When she was nine months old, Aasha the Bengal tiger weighed around 30 lbs, as much as a 3-month-old cub. Fortunately for her, Aasha was rescued and brought back to full health.
Vicky Keahey, founder the In-Sync Exotics Wildlife Rescue and Educational Center in Texas, learned about Aasha in March 2011 through her U.S. Department of Agriculture (USDA) inspector, who wanted to transfer the big cat into Keahey’s care.
But there was more to Aasha’s story: she belonged to a traveling circus and shared a cage with a much bigger tiger who frequently attacked her.
Here is Aasha when she first arrived to In-Sync.
The USDA inspector explained that the animals at the circus weren’t getting proper care, adding that there was something particularly wrong with Aasha.
Keahey agreed to take Aasha in and, as soon as she saw her, she knew precisely what was wrong with the young tiger cub: ringworm. She said:
Aasha’s bald spots covered almost her entire body and her skin was dry [with] cracked, darken areas and bleeding.
Aasha also had open wounds, which Keahey believes were bite marks from the larger tiger she lived with. The veterinarian confirmed Aasha’s ringworm and she was taken to an isolated enclosure at In-Sync Exotics.
When she was rescued from circus, her bald spots covered almost her entire body and her skin was dry [with] cracked, darken areas and bleeding.
Every day, twice a day, I would go in and give Aasha medications and spend time with her. I knew I was going to have to handle her in order to get her well.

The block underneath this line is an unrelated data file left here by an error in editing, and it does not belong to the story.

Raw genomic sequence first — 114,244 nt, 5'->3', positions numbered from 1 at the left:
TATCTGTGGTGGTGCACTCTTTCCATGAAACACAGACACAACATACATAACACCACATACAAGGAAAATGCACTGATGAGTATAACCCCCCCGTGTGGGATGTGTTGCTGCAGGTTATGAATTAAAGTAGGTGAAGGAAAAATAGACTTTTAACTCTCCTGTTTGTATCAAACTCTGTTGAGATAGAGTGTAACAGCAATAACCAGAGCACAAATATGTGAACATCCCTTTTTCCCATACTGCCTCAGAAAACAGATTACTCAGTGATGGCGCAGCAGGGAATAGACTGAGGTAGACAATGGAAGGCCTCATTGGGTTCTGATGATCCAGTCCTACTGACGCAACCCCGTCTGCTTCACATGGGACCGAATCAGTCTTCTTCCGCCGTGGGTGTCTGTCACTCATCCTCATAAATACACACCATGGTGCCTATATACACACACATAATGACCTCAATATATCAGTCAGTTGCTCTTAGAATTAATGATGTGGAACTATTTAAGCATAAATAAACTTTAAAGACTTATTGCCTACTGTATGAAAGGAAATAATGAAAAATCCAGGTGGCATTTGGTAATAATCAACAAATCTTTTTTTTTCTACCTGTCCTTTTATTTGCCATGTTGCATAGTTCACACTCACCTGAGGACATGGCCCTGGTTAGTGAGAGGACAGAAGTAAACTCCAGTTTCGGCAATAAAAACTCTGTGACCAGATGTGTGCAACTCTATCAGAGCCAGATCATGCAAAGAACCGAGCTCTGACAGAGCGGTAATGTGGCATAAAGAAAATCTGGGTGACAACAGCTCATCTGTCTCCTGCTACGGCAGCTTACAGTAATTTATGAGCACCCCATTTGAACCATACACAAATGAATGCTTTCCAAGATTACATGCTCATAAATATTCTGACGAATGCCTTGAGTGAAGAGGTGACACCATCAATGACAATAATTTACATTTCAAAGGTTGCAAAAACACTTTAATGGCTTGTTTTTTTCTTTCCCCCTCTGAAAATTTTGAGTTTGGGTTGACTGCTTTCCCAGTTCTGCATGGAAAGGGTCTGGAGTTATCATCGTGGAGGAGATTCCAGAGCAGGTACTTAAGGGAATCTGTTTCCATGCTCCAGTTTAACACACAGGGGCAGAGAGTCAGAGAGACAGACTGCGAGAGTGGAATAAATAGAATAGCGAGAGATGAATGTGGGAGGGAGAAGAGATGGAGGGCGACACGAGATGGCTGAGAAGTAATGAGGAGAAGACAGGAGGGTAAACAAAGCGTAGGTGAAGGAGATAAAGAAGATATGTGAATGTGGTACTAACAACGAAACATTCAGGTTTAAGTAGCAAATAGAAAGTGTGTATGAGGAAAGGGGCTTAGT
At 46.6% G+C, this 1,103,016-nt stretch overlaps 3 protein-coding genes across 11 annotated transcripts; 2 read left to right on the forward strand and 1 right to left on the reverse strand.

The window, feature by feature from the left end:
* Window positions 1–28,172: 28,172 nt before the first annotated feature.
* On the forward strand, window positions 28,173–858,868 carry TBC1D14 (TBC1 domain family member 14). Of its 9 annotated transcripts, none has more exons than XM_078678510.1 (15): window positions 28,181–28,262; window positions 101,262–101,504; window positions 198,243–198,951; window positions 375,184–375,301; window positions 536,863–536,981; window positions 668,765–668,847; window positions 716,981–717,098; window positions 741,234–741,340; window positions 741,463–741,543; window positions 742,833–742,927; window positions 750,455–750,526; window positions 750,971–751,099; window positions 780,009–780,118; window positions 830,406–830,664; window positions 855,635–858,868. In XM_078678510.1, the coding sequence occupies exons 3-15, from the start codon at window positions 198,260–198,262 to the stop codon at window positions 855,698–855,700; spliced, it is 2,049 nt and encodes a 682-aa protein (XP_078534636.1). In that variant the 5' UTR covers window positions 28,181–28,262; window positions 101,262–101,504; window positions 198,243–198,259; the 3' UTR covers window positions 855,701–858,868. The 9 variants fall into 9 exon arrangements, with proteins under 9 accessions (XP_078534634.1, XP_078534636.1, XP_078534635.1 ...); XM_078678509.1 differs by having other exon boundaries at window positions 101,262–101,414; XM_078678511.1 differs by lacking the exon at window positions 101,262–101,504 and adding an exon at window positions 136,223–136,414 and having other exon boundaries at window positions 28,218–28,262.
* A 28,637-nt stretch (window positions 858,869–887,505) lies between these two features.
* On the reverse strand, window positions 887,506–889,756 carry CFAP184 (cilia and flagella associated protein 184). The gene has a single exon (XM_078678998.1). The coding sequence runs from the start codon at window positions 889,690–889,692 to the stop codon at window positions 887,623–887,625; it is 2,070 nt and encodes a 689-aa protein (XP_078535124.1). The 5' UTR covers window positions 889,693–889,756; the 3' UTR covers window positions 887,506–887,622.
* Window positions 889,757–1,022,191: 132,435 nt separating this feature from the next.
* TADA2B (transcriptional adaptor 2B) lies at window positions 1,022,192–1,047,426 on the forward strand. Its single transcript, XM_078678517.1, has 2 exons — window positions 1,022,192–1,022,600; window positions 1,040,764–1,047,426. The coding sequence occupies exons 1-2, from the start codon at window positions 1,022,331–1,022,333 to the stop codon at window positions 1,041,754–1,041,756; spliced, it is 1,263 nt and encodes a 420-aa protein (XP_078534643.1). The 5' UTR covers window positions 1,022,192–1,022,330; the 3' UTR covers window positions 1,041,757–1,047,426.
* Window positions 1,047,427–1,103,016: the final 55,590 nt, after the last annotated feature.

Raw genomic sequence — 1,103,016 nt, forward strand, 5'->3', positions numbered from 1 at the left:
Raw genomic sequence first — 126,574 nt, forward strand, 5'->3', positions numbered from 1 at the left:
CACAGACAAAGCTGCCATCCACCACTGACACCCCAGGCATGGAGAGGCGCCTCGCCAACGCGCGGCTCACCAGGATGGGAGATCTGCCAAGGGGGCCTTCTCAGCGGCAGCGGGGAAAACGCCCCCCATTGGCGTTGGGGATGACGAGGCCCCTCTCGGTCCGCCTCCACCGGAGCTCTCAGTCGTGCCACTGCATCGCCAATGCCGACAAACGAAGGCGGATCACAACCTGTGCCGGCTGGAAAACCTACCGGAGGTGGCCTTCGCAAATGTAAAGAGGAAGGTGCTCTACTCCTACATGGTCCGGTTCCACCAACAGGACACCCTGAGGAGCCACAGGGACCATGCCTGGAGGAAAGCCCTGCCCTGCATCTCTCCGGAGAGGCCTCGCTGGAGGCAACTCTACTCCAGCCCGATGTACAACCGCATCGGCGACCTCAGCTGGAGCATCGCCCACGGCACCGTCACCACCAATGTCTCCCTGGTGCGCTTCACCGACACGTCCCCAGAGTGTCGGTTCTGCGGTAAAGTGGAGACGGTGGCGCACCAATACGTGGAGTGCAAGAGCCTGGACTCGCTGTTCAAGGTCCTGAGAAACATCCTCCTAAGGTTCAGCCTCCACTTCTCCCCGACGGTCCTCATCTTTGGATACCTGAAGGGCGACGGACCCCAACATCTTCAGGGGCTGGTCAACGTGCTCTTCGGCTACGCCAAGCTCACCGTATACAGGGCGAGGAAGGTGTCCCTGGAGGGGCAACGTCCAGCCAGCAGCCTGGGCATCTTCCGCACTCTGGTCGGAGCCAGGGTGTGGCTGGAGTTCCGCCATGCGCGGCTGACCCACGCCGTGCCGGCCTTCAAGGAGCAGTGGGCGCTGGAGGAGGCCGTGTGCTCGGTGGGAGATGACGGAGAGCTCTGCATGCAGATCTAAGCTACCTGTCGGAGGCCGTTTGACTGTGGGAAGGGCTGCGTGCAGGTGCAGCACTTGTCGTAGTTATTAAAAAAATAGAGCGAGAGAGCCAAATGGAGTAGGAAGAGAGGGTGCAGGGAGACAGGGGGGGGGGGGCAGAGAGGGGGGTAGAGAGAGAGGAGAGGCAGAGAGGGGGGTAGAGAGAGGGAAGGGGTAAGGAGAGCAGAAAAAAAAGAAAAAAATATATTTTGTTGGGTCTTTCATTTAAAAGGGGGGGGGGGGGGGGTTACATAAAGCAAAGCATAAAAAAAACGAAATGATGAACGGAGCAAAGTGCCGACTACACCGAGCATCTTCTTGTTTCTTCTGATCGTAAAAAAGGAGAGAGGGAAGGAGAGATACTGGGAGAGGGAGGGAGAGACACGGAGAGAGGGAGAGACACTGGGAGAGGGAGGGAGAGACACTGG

Aasha also received a special medicated bath every day, which she wasn’t exactly in love with and kept running away, forcing Keahey to chase after her.
However, little did Aasha realize that she would soon become quite the swimmer.
“Every day, twice a day, I would go in and give Aasha medications and spend time with her”, said Keahey, founder of Texas’ In-Sync Exotics Wildlife Rescue and Educational Center.
After eight weeks of treatments you could see little bits of fuzz growing back to [what once] bald spots.
By the time the treatments were over, Aasha loved the water so I put a small tub in [her enclosure] for her to splash in.
Under Keahey’s care, the tiger started to grow in size and, though Keahey could not sit in Aasha’s enclosure with her now that she was bigger and healthier, the keeper still loved to interact with her charge through games like giving Aasha a good soaking with a hose.
At first, Keahey would have to chase Aasha to get her into medicated baths… but the cub soon started to like them and her condition improved drastically!
Within eight months she looked like a real tiger, and it was time to see how she would react to other tigers.
We loaded her up and put her right next door to Smuggler. He went crazy for her and was always showing off for her.
Despite the fact that Smuggler was three times as big as Aasha, Keahey sensed that there was an attraction between the two cats and also believed that Aasha would be able to handle herself with the male tiger, so the two started dating.
“Within eight months she looked like a real tiger.”
The two tigers got to know each other better through supervised playdates, until their keepers believed the cats were ready to move into the same enclosure together. Keahey said:
That was about four years ago…
Aasha is still about half Smuggler’s size, but he knows when to steer clear of her.
Aasha was then introduced to a bigger tiger named Smuggler who “went crazy for her and was always showing off for her”.
Now the two live in the same enclosure together and Aasha is a healthy and very much loved tigress.
Aasha’s grown from a sickly, undernourished tiger cub and a victim of mistreatment and neglect to a healthy, playful, confident adult tiger who loves the thing she used to be scared of most — the water.
Here are Aasha and Smuggler playing together back when they were first getting to know each other:
And here are the highlights:
The hottest on Viral Spell right now:
Share this awesome story with your friends on Facebook and Twitter below — they would want to see it, too!